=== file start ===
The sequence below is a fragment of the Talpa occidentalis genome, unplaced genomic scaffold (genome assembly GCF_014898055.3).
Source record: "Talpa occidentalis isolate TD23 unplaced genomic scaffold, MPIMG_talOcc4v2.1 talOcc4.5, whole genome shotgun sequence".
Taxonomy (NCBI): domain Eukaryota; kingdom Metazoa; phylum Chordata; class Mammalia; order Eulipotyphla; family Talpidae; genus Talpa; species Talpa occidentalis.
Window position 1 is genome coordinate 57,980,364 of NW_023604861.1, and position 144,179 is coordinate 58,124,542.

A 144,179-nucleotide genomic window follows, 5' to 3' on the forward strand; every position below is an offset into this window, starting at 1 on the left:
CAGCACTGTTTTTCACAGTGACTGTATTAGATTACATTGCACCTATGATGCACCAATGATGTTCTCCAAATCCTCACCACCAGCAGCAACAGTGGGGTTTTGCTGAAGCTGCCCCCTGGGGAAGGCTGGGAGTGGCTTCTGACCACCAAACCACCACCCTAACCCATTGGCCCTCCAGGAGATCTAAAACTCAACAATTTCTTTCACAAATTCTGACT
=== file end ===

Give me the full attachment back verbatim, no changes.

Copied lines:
The sequence below is a fragment of the Talpa occidentalis genome, unplaced genomic scaffold (genome assembly GCF_014898055.3).
Source record: "Talpa occidentalis isolate TD23 unplaced genomic scaffold, MPIMG_talOcc4v2.1 talOcc4.5, whole genome shotgun sequence".
Taxonomy (NCBI): domain Eukaryota; kingdom Metazoa; phylum Chordata; class Mammalia; order Eulipotyphla; family Talpidae; genus Talpa; species Talpa occidentalis.
Window position 1 is genome coordinate 57,980,364 of NW_023604861.1, and position 144,179 is coordinate 58,124,542.

A 144,179-nucleotide genomic window follows, 5' to 3' on the forward strand; every position below is an offset into this window, starting at 1 on the left:
CAGCACTGTTTTTCACAGTGACTGTATTAGATTACATTGCACCTATGATGCACCAATGATGTTCTCCAAATCCTCACCACCAGCAGCAACAGTGGGGTTTTGCTGAAGCTGCCCCCTGGGGAAGGCTGGGAGTGGCTTCTGACCACCAAACCACCACCCTAACCCATTGGCCCTCCAGGAGATCTAAAACTCAACAATTTCTTTCACAAATTCTGACT